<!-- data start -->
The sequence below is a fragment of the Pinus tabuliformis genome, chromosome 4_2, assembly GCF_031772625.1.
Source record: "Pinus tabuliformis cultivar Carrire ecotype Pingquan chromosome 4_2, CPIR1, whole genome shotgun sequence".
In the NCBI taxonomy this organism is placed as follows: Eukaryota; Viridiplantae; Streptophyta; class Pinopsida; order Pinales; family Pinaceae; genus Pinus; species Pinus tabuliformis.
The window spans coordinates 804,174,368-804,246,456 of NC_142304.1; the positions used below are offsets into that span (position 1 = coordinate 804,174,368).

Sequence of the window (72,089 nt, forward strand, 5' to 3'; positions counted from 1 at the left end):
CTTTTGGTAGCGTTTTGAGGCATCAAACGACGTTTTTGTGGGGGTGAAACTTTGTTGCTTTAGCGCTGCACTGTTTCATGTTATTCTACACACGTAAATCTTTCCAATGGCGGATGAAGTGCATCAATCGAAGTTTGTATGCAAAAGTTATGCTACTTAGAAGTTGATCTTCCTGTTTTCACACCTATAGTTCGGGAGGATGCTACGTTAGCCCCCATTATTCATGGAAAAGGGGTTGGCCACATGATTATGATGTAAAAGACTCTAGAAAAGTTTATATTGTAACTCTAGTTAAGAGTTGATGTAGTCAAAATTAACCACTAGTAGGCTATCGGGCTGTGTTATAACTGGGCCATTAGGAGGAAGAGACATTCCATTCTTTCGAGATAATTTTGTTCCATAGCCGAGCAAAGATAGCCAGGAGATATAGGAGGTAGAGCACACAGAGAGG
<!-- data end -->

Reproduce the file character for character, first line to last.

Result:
The sequence below is a fragment of the Pinus tabuliformis genome, chromosome 4_2, assembly GCF_031772625.1.
Source record: "Pinus tabuliformis cultivar Carrire ecotype Pingquan chromosome 4_2, CPIR1, whole genome shotgun sequence".
In the NCBI taxonomy this organism is placed as follows: Eukaryota; Viridiplantae; Streptophyta; class Pinopsida; order Pinales; family Pinaceae; genus Pinus; species Pinus tabuliformis.
The window spans coordinates 804,174,368-804,246,456 of NC_142304.1; the positions used below are offsets into that span (position 1 = coordinate 804,174,368).

Sequence of the window (72,089 nt, forward strand, 5' to 3'; positions counted from 1 at the left end):
CTTTTGGTAGCGTTTTGAGGCATCAAACGACGTTTTTGTGGGGGTGAAACTTTGTTGCTTTAGCGCTGCACTGTTTCATGTTATTCTACACACGTAAATCTTTCCAATGGCGGATGAAGTGCATCAATCGAAGTTTGTATGCAAAAGTTATGCTACTTAGAAGTTGATCTTCCTGTTTTCACACCTATAGTTCGGGAGGATGCTACGTTAGCCCCCATTATTCATGGAAAAGGGGTTGGCCACATGATTATGATGTAAAAGACTCTAGAAAAGTTTATATTGTAACTCTAGTTAAGAGTTGATGTAGTCAAAATTAACCACTAGTAGGCTATCGGGCTGTGTTATAACTGGGCCATTAGGAGGAAGAGACATTCCATTCTTTCGAGATAATTTTGTTCCATAGCCGAGCAAAGATAGCCAGGAGATATAGGAGGTAGAGCACACAGAGAGG